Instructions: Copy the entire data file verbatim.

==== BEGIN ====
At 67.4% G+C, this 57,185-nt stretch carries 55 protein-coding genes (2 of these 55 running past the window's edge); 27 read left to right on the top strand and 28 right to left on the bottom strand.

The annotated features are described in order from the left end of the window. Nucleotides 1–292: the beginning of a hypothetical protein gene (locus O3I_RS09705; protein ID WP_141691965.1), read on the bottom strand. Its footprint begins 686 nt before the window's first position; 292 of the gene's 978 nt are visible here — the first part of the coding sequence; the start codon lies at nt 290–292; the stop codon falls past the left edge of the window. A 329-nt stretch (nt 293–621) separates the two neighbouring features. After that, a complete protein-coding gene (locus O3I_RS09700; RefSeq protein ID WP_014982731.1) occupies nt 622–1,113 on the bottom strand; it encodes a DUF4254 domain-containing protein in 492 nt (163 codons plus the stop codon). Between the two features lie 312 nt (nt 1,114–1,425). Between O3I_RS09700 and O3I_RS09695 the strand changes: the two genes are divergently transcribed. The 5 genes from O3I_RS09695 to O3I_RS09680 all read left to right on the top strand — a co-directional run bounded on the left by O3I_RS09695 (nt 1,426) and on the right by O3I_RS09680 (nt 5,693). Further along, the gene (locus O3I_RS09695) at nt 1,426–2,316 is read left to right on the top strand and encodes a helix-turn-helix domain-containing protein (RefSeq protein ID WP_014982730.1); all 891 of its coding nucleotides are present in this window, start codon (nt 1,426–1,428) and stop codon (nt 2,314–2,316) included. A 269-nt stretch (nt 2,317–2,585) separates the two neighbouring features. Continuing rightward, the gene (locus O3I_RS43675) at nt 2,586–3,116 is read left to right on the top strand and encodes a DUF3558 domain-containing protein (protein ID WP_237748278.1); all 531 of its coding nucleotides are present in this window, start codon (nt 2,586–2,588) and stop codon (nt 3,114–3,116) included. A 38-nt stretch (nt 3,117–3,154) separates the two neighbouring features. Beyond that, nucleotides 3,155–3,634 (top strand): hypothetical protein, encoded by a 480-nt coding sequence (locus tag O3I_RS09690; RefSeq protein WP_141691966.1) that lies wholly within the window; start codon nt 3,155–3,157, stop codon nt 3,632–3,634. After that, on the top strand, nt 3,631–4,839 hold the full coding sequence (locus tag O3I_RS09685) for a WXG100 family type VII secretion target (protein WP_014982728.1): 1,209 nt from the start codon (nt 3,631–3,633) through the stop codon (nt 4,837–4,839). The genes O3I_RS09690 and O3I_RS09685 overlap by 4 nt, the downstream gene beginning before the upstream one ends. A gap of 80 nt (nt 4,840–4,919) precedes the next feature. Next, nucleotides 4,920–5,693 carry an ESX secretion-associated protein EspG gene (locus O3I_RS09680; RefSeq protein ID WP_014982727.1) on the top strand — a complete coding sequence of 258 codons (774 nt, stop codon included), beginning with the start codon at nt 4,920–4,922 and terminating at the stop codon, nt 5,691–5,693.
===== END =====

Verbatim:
At 67.4% G+C, this 57,185-nt stretch carries 55 protein-coding genes (2 of these 55 running past the window's edge); 27 read left to right on the top strand and 28 right to left on the bottom strand.

The annotated features are described in order from the left end of the window. Nucleotides 1–292: the beginning of a hypothetical protein gene (locus O3I_RS09705; protein ID WP_141691965.1), read on the bottom strand. Its footprint begins 686 nt before the window's first position; 292 of the gene's 978 nt are visible here — the first part of the coding sequence; the start codon lies at nt 290–292; the stop codon falls past the left edge of the window. A 329-nt stretch (nt 293–621) separates the two neighbouring features. After that, a complete protein-coding gene (locus O3I_RS09700; RefSeq protein ID WP_014982731.1) occupies nt 622–1,113 on the bottom strand; it encodes a DUF4254 domain-containing protein in 492 nt (163 codons plus the stop codon). Between the two features lie 312 nt (nt 1,114–1,425). Between O3I_RS09700 and O3I_RS09695 the strand changes: the two genes are divergently transcribed. The 5 genes from O3I_RS09695 to O3I_RS09680 all read left to right on the top strand — a co-directional run bounded on the left by O3I_RS09695 (nt 1,426) and on the right by O3I_RS09680 (nt 5,693). Further along, the gene (locus O3I_RS09695) at nt 1,426–2,316 is read left to right on the top strand and encodes a helix-turn-helix domain-containing protein (RefSeq protein ID WP_014982730.1); all 891 of its coding nucleotides are present in this window, start codon (nt 1,426–1,428) and stop codon (nt 2,314–2,316) included. A 269-nt stretch (nt 2,317–2,585) separates the two neighbouring features. Continuing rightward, the gene (locus O3I_RS43675) at nt 2,586–3,116 is read left to right on the top strand and encodes a DUF3558 domain-containing protein (protein ID WP_237748278.1); all 531 of its coding nucleotides are present in this window, start codon (nt 2,586–2,588) and stop codon (nt 3,114–3,116) included. A 38-nt stretch (nt 3,117–3,154) separates the two neighbouring features. Beyond that, nucleotides 3,155–3,634 (top strand): hypothetical protein, encoded by a 480-nt coding sequence (locus tag O3I_RS09690; RefSeq protein WP_141691966.1) that lies wholly within the window; start codon nt 3,155–3,157, stop codon nt 3,632–3,634. After that, on the top strand, nt 3,631–4,839 hold the full coding sequence (locus tag O3I_RS09685) for a WXG100 family type VII secretion target (protein WP_014982728.1): 1,209 nt from the start codon (nt 3,631–3,633) through the stop codon (nt 4,837–4,839). The genes O3I_RS09690 and O3I_RS09685 overlap by 4 nt, the downstream gene beginning before the upstream one ends. A gap of 80 nt (nt 4,840–4,919) precedes the next feature. Next, nucleotides 4,920–5,693 carry an ESX secretion-associated protein EspG gene (locus O3I_RS09680; RefSeq protein ID WP_014982727.1) on the top strand — a complete coding sequence of 258 codons (774 nt, stop codon included), beginning with the start codon at nt 4,920–4,922 and terminating at the stop codon, nt 5,691–5,693.